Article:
How Much a $1,000,000 Mortgage Will Cost You – Credible News

A 30-year, $1,000,000 mortgage with a 4% interest rate costs about $4,774 per month — and you could end up paying over $700,000 in interest over the life of the loan.

Amy Fontinelle is a mortgage and credit card authority and a contributor to Credible. Her work has appeared in Forbes Advisor, The Motley Fool, Investopedia, International Business Times, MassMutual, and more.

Credible’s editing process includes rigorous fact-checking by experts to ensure that all content is accurate and up-to-date. This article has been reviewed, edited, and fact-checked by Chris Jennings. As a Credible authority on mortgages, Chris covers topics including home loans and mortgage refinancing. His work has appeared in Fox Business and GOBankingRates.Read more” > Chris Jennings Updated August 17, 2021
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A $1,000,000 mortgage could be your ticket to a Midwestern mansion — or a Bay Area bungalow. Whatever type of home you’re after, a substantial income and top-notch credit can help you get the jumbo mortgage you need.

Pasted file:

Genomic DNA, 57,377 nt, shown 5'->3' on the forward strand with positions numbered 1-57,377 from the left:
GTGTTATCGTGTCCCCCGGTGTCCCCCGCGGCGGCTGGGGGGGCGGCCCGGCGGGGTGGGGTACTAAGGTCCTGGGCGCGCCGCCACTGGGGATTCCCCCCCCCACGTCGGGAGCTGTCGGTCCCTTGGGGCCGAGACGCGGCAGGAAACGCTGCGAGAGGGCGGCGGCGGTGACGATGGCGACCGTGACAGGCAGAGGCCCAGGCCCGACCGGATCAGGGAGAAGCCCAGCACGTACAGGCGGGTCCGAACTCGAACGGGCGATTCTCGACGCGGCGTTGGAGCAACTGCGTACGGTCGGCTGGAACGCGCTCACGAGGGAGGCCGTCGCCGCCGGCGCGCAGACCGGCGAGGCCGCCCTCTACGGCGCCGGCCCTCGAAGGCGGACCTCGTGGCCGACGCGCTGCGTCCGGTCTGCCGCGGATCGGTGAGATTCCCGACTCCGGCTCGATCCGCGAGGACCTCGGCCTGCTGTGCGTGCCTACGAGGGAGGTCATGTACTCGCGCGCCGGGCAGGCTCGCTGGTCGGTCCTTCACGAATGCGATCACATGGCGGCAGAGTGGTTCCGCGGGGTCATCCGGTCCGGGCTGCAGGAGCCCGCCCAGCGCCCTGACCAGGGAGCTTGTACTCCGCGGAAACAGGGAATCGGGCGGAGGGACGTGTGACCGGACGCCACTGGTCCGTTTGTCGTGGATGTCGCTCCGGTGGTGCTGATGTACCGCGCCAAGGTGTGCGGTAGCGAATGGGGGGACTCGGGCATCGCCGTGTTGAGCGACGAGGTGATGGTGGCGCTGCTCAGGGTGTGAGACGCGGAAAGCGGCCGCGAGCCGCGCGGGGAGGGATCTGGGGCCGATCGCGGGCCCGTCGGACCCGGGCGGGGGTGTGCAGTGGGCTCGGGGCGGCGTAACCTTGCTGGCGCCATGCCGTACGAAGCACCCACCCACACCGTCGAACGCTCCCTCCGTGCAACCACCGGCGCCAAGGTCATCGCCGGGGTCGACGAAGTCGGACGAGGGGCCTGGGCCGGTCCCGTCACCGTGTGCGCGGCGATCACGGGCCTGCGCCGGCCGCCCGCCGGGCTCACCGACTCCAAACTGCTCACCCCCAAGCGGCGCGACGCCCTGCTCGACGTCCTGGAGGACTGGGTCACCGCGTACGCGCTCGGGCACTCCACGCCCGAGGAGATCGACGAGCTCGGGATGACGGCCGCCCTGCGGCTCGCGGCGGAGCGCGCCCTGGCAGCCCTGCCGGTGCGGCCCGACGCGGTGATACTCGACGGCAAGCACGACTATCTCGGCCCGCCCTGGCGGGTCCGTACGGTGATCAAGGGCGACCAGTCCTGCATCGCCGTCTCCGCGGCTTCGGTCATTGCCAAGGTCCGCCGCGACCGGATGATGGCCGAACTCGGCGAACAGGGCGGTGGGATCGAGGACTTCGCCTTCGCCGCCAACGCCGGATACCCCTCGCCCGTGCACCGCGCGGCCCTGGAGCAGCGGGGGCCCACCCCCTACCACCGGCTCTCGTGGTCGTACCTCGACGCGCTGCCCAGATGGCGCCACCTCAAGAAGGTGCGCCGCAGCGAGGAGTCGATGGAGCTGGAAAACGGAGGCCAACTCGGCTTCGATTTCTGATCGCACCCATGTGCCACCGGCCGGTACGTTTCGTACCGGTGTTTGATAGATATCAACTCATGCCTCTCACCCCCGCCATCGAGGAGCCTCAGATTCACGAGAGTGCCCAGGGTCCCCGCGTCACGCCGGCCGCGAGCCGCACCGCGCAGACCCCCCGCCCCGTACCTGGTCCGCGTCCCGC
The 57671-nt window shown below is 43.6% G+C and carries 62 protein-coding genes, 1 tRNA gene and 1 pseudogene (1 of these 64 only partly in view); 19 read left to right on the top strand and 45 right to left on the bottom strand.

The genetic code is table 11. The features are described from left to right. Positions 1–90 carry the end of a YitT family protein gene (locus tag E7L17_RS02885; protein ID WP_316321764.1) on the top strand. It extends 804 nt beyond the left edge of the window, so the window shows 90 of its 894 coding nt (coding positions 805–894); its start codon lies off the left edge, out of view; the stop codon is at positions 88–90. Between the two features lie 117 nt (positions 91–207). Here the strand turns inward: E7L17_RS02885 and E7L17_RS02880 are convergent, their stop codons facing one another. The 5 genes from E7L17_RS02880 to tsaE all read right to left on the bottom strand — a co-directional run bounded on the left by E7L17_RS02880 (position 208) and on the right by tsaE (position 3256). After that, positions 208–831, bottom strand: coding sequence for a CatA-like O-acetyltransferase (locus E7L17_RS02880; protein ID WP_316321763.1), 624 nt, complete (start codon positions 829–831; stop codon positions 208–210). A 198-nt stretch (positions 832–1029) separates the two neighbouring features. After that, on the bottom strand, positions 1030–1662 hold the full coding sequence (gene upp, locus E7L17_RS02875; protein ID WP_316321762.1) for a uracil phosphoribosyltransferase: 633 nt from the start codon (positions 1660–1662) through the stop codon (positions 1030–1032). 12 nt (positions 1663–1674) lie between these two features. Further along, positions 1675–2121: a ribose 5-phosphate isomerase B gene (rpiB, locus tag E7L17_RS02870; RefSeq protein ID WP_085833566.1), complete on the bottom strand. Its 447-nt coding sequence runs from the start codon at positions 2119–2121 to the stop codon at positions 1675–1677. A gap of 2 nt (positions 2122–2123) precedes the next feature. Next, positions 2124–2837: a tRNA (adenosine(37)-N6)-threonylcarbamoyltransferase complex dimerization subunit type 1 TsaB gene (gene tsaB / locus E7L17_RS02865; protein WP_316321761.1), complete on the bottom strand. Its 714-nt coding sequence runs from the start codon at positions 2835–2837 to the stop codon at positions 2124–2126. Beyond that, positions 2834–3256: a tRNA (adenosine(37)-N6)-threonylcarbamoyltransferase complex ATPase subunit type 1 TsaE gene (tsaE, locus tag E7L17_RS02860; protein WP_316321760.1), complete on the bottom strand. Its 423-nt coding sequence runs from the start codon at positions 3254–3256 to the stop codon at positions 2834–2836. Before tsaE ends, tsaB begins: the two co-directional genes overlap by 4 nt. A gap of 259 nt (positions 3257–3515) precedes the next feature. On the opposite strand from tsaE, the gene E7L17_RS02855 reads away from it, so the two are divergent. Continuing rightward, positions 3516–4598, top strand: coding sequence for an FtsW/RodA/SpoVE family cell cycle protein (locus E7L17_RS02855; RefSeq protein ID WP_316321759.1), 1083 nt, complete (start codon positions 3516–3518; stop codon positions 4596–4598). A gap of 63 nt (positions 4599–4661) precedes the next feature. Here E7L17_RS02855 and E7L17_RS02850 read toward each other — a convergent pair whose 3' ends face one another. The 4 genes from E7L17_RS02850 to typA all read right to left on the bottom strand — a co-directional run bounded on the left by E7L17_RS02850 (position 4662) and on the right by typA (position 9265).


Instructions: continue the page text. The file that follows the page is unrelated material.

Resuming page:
In addition to your down payment, you’ll need money to cover the loan origination fee, home appraisal, and other closing costs. But here, we’ll focus on the monthly payment you can expect under different scenarios as well as how much a $1,000,000 mortgage might cost in the long run.
If you’re applying for a $1,00,000 mortgage, here’s how much that loan should cost you each month with interest:

Monthly mortgage payments are based on how much you borrow, what interest rate you can get, and how long you want to borrow the money for.
Your payment will include principal, interest, and other costs like property taxes and homeowners insurance.
Here’s what monthly payments for a $1,000,000 fixed-rate mortgage might look like for you:
To get an idea of what your monthly payment might be, input your mortgage amount, interest rate, and loan term into our mortgage payment calculator.
Enter your loan information to calculate how much you could pay
With a $ home loan, you will pay $ monthly and a total of $ in interest over the life of your loan. You will pay a total of $ over the life of the mortgage.
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You can get a home loan from many types of mortgage lenders, including retail lenders, portfolio lenders, and credit unions.
Traditionally, you’d have to contact each lender individually to get a quote, which could be time consuming and tedious. Credible makes this process more efficient. We help you compare rates from our partner lenders without affecting your credit score, and we won’t sell your data or spam you with offers.
Find a rate that’s right for you and get prequalified in just a few minutes.